The ZEALOTS were the extremists in Jerusalem, who tried to seize power after the fall of Galilee in AD 67-68. The Idumeans were another group of ZEALOTS who fought other Jews in Jerusalem. All of these separate ZEALOT forces fought against each other for power. They carried on terrorist activities of plunder and harassment against the Jewish people. They committed abominations and were completely lawless. (Wars 4.9.10).
The ZEALOTS killed many Jews among themselves. Both civil laws and religious laws were trampled underfoot by each of the factions of ZEALOTS. Josephus wrote: “it is probable one may find the Romans to be the supporters of our laws, and those within ourselves the subverters of them.” (Wars 4.3.10).
John of Gischala was an important leader of the ZEALOT rebels. He tried to take authority in Jerusalem, betraying people in the process, and eventually was captured by the Romans when Jerusalem fell. John’s ZEALOT soldiers were described as wicked assassins, even dressing like women and behaving like sodomites.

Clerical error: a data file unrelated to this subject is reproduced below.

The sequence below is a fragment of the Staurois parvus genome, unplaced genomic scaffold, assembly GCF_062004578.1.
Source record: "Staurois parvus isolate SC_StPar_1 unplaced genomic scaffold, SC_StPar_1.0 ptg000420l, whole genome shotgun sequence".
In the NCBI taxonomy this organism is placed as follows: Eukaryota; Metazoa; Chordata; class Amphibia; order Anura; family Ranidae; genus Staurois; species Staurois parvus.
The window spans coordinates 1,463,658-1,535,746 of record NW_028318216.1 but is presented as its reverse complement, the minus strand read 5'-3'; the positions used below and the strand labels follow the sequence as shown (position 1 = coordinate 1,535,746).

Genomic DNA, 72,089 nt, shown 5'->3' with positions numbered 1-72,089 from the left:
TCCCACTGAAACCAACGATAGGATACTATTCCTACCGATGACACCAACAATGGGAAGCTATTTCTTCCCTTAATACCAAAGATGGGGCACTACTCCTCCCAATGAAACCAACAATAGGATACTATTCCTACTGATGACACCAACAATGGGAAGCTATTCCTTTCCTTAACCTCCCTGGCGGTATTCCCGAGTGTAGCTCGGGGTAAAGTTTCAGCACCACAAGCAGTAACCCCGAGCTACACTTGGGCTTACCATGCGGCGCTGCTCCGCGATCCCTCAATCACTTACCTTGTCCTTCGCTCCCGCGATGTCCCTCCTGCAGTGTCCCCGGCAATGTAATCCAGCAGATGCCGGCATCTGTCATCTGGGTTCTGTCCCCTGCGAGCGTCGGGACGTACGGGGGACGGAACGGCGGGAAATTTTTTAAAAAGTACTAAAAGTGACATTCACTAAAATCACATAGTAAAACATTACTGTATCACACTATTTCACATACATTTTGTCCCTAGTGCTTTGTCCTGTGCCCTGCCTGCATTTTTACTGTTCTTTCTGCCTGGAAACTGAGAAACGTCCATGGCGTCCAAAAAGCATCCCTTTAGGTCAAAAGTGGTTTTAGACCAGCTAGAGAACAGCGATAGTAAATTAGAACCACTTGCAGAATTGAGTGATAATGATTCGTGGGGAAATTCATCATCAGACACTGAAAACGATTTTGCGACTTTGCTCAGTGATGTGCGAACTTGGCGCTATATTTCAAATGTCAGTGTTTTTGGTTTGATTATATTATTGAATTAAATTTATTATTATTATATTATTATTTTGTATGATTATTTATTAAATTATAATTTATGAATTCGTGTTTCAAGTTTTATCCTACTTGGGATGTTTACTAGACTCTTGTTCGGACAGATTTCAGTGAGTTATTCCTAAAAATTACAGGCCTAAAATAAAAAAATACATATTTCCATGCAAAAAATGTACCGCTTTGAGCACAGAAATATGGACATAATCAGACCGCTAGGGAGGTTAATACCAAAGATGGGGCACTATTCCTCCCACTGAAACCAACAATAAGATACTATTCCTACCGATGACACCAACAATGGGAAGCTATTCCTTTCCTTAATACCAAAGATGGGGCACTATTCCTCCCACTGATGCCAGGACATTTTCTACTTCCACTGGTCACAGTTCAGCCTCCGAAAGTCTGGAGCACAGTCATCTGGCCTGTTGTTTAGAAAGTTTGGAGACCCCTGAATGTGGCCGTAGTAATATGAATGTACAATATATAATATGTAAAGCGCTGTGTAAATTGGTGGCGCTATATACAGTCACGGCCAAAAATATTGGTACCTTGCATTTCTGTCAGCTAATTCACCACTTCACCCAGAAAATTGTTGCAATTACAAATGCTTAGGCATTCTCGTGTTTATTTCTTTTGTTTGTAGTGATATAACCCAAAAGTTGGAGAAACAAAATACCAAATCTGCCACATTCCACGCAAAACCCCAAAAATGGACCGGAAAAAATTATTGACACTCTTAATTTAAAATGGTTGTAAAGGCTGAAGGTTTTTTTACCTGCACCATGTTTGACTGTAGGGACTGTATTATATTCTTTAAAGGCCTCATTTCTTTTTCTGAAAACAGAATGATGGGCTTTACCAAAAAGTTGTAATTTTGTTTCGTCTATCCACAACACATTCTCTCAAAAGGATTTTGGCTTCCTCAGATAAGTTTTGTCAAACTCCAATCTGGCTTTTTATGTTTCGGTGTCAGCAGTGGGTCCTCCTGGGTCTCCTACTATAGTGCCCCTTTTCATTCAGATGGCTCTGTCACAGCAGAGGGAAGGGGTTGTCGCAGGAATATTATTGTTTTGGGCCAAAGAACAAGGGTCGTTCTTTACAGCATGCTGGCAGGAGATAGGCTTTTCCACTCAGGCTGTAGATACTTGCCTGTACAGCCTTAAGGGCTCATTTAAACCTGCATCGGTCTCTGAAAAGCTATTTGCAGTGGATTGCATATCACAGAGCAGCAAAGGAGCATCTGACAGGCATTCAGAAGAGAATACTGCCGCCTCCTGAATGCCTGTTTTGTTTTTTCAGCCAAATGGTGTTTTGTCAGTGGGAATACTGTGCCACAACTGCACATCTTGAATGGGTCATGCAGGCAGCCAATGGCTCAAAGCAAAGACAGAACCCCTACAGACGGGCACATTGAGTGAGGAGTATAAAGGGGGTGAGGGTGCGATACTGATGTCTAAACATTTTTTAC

Eleazar b. Simon (or b. Ananias?) led his ZEALOT forces against others and attempted to take full control of all of Jerusalem. He was one of the leaders of the ZEALOTS who fought against John of Gischala. His forces controlled the Temple area. The moderates invited Simon bar Giora to help them, but he was just as wicked as the other ZEALOT leaders. He was able to take control of the south part of Jerusalem.
There were three groups of ZEALOT rebels in the city when Titus, the Roman General, began bringing his armies to destroy Jerusalem in the beginning of AD 69. Eleazar b. Ananias and his ZEALOTS held the Temple; John of Gischala and his ZEALOTS controlled the upper city; and Simon b. Giora and his ZEALOTS controlled the lower city.
Even though these separate groups fought against each other, they were united against Titus. They were fanatics, waging war on all who opposed them, even the moderate Jews.